Scientific Research and the Myth of Mobile Tower Radiation

Why cell tower radiation myths should be buried once and for all.

There are multiple myths about mobile tower radiation. But closer scrutiny and a look at some scientific research reveal these are just that: myths. The plain truth could help dispel many misconceptions floating in the public domain.

To begin with, there are two types of radiation: Ionizing and Non-ionizing. But all forms of radiation are not harmful. For example, sunlight is a form of radiation that is largely good for health.

Ionizing radiation is strong and can damage biological tissues, including DNA. In the long run, this can cause cancer. Such radiations include gamma rays, high-intensity X-ray, ultraviolet light, radiation from atomic elements such as uranium, plutonium, etc.

Non-ionizing radiations are weak. These only cause a heating effect and do not inflict any long-term damage to tissue. Sunlight, microwave radiation, tower radiation, TV and radio station radiation are some kinds of non-ionizing radiation found all around.

The power density of sunlight reaching the Earth’s surface falls in the 250-1,000 watts per square metre range. This is a level everyone on Earth is most comfortable with. Against this, the radio frequency (RF) radiation emitted from mobile towers is hundreds of times lesser, even if a person is barely few feet away from the antenna. Clearly, given the distance of the tower antenna and the ground, the exposure is always lower by thousands of times.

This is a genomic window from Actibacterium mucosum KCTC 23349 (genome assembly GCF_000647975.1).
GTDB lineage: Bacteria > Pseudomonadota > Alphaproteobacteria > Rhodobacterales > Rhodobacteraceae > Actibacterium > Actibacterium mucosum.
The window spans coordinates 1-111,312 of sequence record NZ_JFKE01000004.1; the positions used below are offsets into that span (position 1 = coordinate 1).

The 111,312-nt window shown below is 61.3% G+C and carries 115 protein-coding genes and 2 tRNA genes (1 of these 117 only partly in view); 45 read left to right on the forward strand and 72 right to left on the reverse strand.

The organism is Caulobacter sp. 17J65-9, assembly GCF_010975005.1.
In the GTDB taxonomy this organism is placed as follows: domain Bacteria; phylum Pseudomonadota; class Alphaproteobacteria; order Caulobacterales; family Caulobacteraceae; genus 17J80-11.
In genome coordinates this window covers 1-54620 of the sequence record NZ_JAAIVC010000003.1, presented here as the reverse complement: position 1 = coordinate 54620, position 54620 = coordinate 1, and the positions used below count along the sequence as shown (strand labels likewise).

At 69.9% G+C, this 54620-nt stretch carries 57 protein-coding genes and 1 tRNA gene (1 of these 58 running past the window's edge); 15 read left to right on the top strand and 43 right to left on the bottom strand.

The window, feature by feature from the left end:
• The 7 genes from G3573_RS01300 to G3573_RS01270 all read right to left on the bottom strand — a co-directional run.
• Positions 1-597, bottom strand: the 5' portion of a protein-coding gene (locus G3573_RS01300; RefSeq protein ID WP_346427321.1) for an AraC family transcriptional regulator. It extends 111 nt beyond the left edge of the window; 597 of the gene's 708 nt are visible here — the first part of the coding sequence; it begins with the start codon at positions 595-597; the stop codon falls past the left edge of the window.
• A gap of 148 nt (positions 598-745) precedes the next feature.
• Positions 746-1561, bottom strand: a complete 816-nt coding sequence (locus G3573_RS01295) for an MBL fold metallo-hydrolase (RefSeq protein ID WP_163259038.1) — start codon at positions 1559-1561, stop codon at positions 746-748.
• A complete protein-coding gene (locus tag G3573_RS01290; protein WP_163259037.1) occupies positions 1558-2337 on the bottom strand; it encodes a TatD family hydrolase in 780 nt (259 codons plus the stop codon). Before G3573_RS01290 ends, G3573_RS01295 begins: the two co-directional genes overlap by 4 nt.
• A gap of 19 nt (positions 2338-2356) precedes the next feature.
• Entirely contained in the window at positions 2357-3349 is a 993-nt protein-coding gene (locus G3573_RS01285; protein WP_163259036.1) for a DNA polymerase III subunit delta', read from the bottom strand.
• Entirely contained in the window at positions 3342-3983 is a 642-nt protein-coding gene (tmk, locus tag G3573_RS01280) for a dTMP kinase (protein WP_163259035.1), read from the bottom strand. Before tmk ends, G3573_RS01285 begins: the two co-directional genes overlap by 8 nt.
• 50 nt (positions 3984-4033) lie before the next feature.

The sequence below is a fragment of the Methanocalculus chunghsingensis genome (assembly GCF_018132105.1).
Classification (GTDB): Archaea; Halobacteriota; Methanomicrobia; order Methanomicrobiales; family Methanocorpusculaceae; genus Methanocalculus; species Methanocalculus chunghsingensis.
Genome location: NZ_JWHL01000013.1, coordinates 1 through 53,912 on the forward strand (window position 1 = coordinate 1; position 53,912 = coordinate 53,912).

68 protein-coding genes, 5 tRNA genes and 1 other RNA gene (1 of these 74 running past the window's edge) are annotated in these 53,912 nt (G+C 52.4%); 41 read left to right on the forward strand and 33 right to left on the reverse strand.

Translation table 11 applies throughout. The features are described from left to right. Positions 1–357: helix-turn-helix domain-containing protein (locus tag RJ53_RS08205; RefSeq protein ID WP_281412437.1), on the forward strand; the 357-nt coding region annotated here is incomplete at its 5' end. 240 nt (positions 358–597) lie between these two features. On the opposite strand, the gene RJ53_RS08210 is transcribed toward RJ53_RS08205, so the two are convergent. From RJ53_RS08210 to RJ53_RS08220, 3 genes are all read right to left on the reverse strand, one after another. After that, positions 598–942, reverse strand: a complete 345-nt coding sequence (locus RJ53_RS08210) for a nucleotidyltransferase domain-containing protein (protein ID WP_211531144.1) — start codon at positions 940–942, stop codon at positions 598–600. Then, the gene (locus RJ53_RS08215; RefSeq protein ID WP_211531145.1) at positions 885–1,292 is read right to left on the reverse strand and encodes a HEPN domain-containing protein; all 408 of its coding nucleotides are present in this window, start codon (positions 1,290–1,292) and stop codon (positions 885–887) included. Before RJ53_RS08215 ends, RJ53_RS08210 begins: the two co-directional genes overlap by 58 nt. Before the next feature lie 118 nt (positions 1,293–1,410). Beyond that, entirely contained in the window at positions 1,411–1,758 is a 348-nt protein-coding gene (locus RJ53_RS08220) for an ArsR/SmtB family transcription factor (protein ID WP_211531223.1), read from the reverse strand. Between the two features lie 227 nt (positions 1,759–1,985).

Mobile tower radiation falls in the non-ionizing category and does not cause any long-term damage. The exposure of people to radio waves from mobile towers are minimal for multiple reasons. The tower antennas are high above the ground, power levels are comparatively low and the signals are only transmitted intermittently, not constantly. What’s more, mobile towers in India are strictly controlled and mandated to have less than one-tenth the radiation value prescribed by ICNIRP/WHO.

Despite the myth about radiation from cell towers being harmful, many scientific studies across the world have found no evidence for this, including those conducted by WHO. There is also the fear that mobile phone radiations can heat the brain quickly due to their power. Fact: typically, mobiles have around .25 W output power. This causes even lesser heating than regular exercise!

Indeed, in 2013, WHO noted that since exposure to RF fields from cell towers was thousand times lesser than that of mobiles, research was now only being done on mobile phones rather than towers!

These facts prompted Telecom Minister Manoj Sinha to declare in May 2017: “We have to finish off this myth and dispel any rumours of the public or any misconceptions because we have 10 times stricter rules in India than global standards.” The occasion for the Hon’ble Minister’s comment was the launch of Tarang Sanchar – a portal allowing users to check the electromagnetic frequency (EMF) radiation compliance from towers near them or anywhere in India.

Mr Sinha noted the WHO has conducted more than 25,000 research studies highlighting mobile radiation has no ill effects. Would more studies make any sense in revealing the same truth?

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